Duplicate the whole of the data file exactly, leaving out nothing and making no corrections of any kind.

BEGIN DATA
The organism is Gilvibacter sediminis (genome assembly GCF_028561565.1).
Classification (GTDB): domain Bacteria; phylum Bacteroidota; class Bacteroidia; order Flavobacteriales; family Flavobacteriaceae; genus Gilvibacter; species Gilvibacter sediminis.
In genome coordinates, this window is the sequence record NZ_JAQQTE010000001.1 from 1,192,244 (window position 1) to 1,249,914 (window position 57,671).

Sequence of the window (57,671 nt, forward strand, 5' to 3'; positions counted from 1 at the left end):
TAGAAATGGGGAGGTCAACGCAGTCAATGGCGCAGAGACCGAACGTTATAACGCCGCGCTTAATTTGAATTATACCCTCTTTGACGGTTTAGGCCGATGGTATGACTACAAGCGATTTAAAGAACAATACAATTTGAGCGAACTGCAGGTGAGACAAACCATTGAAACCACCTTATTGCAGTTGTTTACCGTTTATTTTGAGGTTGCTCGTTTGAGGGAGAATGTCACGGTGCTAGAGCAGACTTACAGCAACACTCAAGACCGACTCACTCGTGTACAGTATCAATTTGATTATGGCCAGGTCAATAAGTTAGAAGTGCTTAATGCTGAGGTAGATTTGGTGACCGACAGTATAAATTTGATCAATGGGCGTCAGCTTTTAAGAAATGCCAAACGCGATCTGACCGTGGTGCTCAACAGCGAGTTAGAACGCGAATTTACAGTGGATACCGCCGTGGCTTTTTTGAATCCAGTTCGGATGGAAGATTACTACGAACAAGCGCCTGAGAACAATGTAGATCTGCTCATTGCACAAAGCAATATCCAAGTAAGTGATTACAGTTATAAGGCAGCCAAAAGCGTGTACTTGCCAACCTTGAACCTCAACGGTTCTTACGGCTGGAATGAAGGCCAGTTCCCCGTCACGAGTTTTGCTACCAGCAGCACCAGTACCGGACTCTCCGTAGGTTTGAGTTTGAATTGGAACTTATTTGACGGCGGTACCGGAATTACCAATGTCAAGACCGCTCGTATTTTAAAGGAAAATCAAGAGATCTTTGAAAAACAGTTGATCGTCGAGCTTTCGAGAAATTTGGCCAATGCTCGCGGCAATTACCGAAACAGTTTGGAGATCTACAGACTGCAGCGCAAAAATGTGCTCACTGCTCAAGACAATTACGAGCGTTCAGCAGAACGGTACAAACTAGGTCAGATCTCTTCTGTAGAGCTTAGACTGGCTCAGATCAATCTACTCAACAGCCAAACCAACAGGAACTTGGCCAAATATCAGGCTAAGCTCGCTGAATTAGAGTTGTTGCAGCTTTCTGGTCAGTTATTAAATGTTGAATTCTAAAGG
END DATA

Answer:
The organism is Gilvibacter sediminis (genome assembly GCF_028561565.1).
Classification (GTDB): domain Bacteria; phylum Bacteroidota; class Bacteroidia; order Flavobacteriales; family Flavobacteriaceae; genus Gilvibacter; species Gilvibacter sediminis.
In genome coordinates, this window is the sequence record NZ_JAQQTE010000001.1 from 1,192,244 (window position 1) to 1,249,914 (window position 57,671).

Sequence of the window (57,671 nt, forward strand, 5' to 3'; positions counted from 1 at the left end):
TAGAAATGGGGAGGTCAACGCAGTCAATGGCGCAGAGACCGAACGTTATAACGCCGCGCTTAATTTGAATTATACCCTCTTTGACGGTTTAGGCCGATGGTATGACTACAAGCGATTTAAAGAACAATACAATTTGAGCGAACTGCAGGTGAGACAAACCATTGAAACCACCTTATTGCAGTTGTTTACCGTTTATTTTGAGGTTGCTCGTTTGAGGGAGAATGTCACGGTGCTAGAGCAGACTTACAGCAACACTCAAGACCGACTCACTCGTGTACAGTATCAATTTGATTATGGCCAGGTCAATAAGTTAGAAGTGCTTAATGCTGAGGTAGATTTGGTGACCGACAGTATAAATTTGATCAATGGGCGTCAGCTTTTAAGAAATGCCAAACGCGATCTGACCGTGGTGCTCAACAGCGAGTTAGAACGCGAATTTACAGTGGATACCGCCGTGGCTTTTTTGAATCCAGTTCGGATGGAAGATTACTACGAACAAGCGCCTGAGAACAATGTAGATCTGCTCATTGCACAAAGCAATATCCAAGTAAGTGATTACAGTTATAAGGCAGCCAAAAGCGTGTACTTGCCAACCTTGAACCTCAACGGTTCTTACGGCTGGAATGAAGGCCAGTTCCCCGTCACGAGTTTTGCTACCAGCAGCACCAGTACCGGACTCTCCGTAGGTTTGAGTTTGAATTGGAACTTATTTGACGGCGGTACCGGAATTACCAATGTCAAGACCGCTCGTATTTTAAAGGAAAATCAAGAGATCTTTGAAAAACAGTTGATCGTCGAGCTTTCGAGAAATTTGGCCAATGCTCGCGGCAATTACCGAAACAGTTTGGAGATCTACAGACTGCAGCGCAAAAATGTGCTCACTGCTCAAGACAATTACGAGCGTTCAGCAGAACGGTACAAACTAGGTCAGATCTCTTCTGTAGAGCTTAGACTGGCTCAGATCAATCTACTCAACAGCCAAACCAACAGGAACTTGGCCAAATATCAGGCTAAGCTCGCTGAATTAGAGTTGTTGCAGCTTTCTGGTCAGTTATTAAATGTTGAATTCTAAAGG